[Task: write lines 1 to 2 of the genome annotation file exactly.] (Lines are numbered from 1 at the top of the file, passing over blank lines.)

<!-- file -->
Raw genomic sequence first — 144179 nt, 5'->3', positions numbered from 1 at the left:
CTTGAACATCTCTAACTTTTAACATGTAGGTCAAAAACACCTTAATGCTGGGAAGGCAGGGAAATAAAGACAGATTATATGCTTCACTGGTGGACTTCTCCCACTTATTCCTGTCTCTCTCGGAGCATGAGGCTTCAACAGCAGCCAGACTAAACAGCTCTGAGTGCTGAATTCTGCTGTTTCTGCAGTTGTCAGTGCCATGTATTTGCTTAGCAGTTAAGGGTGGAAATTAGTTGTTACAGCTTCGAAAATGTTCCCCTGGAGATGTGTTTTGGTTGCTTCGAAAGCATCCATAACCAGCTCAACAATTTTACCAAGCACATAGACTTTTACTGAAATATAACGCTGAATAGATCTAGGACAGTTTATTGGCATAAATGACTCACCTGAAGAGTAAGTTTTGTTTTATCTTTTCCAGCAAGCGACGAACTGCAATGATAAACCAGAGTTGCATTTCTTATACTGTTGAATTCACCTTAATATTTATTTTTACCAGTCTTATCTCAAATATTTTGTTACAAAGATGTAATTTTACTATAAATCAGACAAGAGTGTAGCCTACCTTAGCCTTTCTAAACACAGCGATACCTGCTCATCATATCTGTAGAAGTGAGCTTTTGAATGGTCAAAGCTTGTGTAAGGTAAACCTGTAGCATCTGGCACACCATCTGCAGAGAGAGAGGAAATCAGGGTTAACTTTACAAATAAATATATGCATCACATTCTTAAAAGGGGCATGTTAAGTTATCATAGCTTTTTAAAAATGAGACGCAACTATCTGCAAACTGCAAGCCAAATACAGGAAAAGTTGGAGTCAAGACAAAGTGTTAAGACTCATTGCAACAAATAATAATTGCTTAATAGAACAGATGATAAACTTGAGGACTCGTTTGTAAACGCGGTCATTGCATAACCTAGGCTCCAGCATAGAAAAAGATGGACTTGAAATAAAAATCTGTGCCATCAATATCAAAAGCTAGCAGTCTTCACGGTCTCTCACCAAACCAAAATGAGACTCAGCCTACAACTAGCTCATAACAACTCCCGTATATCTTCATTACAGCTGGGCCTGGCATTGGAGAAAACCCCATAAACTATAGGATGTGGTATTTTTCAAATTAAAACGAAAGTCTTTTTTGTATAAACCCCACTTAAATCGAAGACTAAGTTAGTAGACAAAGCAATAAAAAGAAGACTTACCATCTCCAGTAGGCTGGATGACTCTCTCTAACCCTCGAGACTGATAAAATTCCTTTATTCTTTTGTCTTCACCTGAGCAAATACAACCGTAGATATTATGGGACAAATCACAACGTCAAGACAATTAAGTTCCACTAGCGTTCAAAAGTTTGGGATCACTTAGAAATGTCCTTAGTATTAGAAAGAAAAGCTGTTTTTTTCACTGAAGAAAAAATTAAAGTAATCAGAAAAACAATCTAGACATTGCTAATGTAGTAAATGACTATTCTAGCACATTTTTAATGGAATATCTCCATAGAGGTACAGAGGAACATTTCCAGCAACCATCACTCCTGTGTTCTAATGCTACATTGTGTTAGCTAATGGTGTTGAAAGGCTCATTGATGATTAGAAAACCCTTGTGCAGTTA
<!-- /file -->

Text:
Raw genomic sequence first — 144179 nt, 5'->3', positions numbered from 1 at the left:
CTTGAACATCTCTAACTTTTAACATGTAGGTCAAAAACACCTTAATGCTGGGAAGGCAGGGAAATAAAGACAGATTATATGCTTCACTGGTGGACTTCTCCCACTTATTCCTGTCTCTCTCGGAGCATGAGGCTTCAACAGCAGCCAGACTAAACAGCTCTGAGTGCTGAATTCTGCTGTTTCTGCAGTTGTCAGTGCCATGTATTTGCTTAGCAGTTAAGGGTGGAAATTAGTTGTTACAGCTTCGAAAATGTTCCCCTGGAGATGTGTTTTGGTTGCTTCGAAAGCATCCATAACCAGCTCAACAATTTTACCAAGCACATAGACTTTTACTGAAATATAACGCTGAATAGATCTAGGACAGTTTATTGGCATAAATGACTCACCTGAAGAGTAAGTTTTGTTTTATCTTTTCCAGCAAGCGACGAACTGCAATGATAAACCAGAGTTGCATTTCTTATACTGTTGAATTCACCTTAATATTTATTTTTACCAGTCTTATCTCAAATATTTTGTTACAAAGATGTAATTTTACTATAAATCAGACAAGAGTGTAGCCTACCTTAGCCTTTCTAAACACAGCGATACCTGCTCATCATATCTGTAGAAGTGAGCTTTTGAATGGTCAAAGCTTGTGTAAGGTAAACCTGTAGCATCTGGCACACCATCTGCAGAGAGAGAGGAAATCAGGGTTAACTTTACAAATAAATATATGCATCACATTCTTAAAAGGGGCATGTTAAGTTATCATAGCTTTTTAAAAATGAGACGCAACTATCTGCAAACTGCAAGCCAAATACAGGAAAAGTTGGAGTCAAGACAAAGTGTTAAGACTCATTGCAACAAATAATAATTGCTTAATAGAACAGATGATAAACTTGAGGACTCGTTTGTAAACGCGGTCATTGCATAACCTAGGCTCCAGCATAGAAAAAGATGGACTTGAAATAAAAATCTGTGCCATCAATATCAAAAGCTAGCAGTCTTCACGGTCTCTCACCAAACCAAAATGAGACTCAGCCTACAACTAGCTCATAACAACTCCCGTATATCTTCATTACAGCTGGGCCTGGCATTGGAGAAAACCCCATAAACTATAGGATGTGGTATTTTTCAAATTAAAACGAAAGTCTTTTTTGTATAAACCCCACTTAAATCGAAGACTAAGTTAGTAGACAAAGCAATAAAAAGAAGACTTACCATCTCCAGTAGGCTGGATGACTCTCTCTAACCCTCGAGACTGATAAAATTCCTTTATTCTTTTGTCTTCACCTGAGCAAATACAACCGTAGATATTATGGGACAAATCACAACGTCAAGACAATTAAGTTCCACTAGCGTTCAAAAGTTTGGGATCACTTAGAAATGTCCTTAGTATTAGAAAGAAAAGCTGTTTTTTTCACTGAAGAAAAAATTAAAGTAATCAGAAAAACAATCTAGACATTGCTAATGTAGTAAATGACTATTCTAGCACATTTTTAATGGAATATCTCCATAGAGGTACAGAGGAACATTTCCAGCAACCATCACTCCTGTGTTCTAATGCTACATTGTGTTAGCTAATGGTGTTGAAAGGCTCATTGATGATTAGAAAACCCTTGTGCAGTTA